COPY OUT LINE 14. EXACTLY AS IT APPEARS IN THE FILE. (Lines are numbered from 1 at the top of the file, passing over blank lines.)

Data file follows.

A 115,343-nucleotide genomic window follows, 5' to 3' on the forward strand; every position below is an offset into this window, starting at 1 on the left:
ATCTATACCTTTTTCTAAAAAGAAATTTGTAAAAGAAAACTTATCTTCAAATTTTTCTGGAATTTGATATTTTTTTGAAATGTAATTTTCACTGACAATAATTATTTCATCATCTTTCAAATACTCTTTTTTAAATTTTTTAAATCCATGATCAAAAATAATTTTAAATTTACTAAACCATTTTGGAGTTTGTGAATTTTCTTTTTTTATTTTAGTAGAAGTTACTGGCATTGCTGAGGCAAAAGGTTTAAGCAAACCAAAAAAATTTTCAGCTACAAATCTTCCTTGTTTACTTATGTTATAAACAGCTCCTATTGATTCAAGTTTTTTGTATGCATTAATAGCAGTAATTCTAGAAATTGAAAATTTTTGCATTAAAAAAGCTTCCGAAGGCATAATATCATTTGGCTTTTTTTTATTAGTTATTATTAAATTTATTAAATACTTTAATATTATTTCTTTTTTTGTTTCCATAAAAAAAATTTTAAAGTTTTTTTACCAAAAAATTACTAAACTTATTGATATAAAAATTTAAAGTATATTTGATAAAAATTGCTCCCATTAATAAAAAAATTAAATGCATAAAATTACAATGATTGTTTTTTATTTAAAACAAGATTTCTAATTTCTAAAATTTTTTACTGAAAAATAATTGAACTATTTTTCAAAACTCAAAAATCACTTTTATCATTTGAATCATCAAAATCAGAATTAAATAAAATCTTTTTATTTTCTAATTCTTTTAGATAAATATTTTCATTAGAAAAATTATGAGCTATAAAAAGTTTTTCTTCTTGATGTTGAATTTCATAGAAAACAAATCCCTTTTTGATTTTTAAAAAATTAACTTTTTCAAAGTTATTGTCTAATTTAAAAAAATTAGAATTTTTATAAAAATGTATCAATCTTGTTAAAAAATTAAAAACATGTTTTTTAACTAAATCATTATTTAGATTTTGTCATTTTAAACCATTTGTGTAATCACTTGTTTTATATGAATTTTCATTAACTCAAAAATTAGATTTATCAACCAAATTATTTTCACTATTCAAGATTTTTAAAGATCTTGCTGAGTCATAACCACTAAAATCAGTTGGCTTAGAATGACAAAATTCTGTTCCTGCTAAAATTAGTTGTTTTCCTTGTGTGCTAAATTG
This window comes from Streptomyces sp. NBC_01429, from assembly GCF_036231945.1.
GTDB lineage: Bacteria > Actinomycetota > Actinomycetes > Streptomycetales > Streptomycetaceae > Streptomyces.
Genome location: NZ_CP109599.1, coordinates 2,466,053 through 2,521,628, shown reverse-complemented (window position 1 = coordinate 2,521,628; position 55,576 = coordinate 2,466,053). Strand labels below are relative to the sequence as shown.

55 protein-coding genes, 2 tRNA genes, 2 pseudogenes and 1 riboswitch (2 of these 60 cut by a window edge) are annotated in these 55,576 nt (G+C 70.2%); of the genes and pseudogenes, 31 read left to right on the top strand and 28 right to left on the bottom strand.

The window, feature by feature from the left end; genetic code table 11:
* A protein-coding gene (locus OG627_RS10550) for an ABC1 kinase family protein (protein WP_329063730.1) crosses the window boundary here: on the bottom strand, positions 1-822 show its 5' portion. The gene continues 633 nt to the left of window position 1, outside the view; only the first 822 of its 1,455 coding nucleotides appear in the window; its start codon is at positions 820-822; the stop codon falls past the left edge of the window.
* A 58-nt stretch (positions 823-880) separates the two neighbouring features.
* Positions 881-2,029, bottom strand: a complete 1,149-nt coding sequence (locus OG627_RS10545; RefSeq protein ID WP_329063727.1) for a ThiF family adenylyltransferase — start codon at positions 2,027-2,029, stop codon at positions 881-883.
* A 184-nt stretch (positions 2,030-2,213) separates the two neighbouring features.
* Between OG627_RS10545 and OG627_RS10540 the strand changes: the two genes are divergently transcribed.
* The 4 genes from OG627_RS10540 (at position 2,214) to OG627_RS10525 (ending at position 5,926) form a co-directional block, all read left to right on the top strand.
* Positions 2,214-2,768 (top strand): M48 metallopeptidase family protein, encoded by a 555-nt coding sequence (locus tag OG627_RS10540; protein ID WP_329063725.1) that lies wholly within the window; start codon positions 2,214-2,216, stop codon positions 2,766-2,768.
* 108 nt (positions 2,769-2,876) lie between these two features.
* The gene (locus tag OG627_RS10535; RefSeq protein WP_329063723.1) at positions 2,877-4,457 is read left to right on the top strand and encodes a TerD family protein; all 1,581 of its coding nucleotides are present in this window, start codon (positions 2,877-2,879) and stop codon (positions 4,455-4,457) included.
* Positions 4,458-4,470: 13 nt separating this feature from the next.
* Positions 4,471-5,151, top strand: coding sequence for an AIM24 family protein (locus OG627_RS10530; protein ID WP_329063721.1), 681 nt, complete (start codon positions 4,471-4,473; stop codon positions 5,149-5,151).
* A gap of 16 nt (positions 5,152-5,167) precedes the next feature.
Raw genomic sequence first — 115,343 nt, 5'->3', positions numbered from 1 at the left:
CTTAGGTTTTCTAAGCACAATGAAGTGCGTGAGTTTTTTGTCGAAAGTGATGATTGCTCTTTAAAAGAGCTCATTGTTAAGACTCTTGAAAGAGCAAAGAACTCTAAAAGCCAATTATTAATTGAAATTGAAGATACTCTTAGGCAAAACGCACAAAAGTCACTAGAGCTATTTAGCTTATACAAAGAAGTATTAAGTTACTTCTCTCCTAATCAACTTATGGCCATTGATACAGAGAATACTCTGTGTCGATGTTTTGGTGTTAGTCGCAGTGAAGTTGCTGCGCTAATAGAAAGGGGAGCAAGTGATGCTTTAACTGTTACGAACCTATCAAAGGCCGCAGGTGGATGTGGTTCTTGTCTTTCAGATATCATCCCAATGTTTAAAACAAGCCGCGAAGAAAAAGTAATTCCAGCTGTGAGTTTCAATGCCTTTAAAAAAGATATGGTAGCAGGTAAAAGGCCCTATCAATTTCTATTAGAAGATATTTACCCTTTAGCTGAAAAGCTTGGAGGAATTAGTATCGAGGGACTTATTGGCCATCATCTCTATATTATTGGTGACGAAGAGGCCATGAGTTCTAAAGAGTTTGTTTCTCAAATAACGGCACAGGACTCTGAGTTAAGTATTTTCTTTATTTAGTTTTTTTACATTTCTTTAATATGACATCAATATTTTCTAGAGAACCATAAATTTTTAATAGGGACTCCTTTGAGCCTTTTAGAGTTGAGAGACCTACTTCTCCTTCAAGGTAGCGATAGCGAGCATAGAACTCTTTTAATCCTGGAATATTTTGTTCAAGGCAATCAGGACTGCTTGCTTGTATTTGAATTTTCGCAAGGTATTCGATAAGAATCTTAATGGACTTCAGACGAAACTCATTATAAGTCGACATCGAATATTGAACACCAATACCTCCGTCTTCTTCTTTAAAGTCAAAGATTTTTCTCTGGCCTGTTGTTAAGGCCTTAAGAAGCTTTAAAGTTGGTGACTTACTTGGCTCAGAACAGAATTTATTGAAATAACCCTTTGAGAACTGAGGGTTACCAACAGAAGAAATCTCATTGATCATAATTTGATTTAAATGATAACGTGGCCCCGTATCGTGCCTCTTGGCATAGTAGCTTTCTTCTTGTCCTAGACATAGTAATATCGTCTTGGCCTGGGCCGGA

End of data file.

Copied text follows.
* Positions 2,214-2,768 (top strand): M48 metallopeptidase family protein, encoded by a 555-nt coding sequence (locus tag OG627_RS10540; protein ID WP_329063725.1) that lies wholly within the window; start codon positions 2,214-2,216, stop codon positions 2,766-2,768.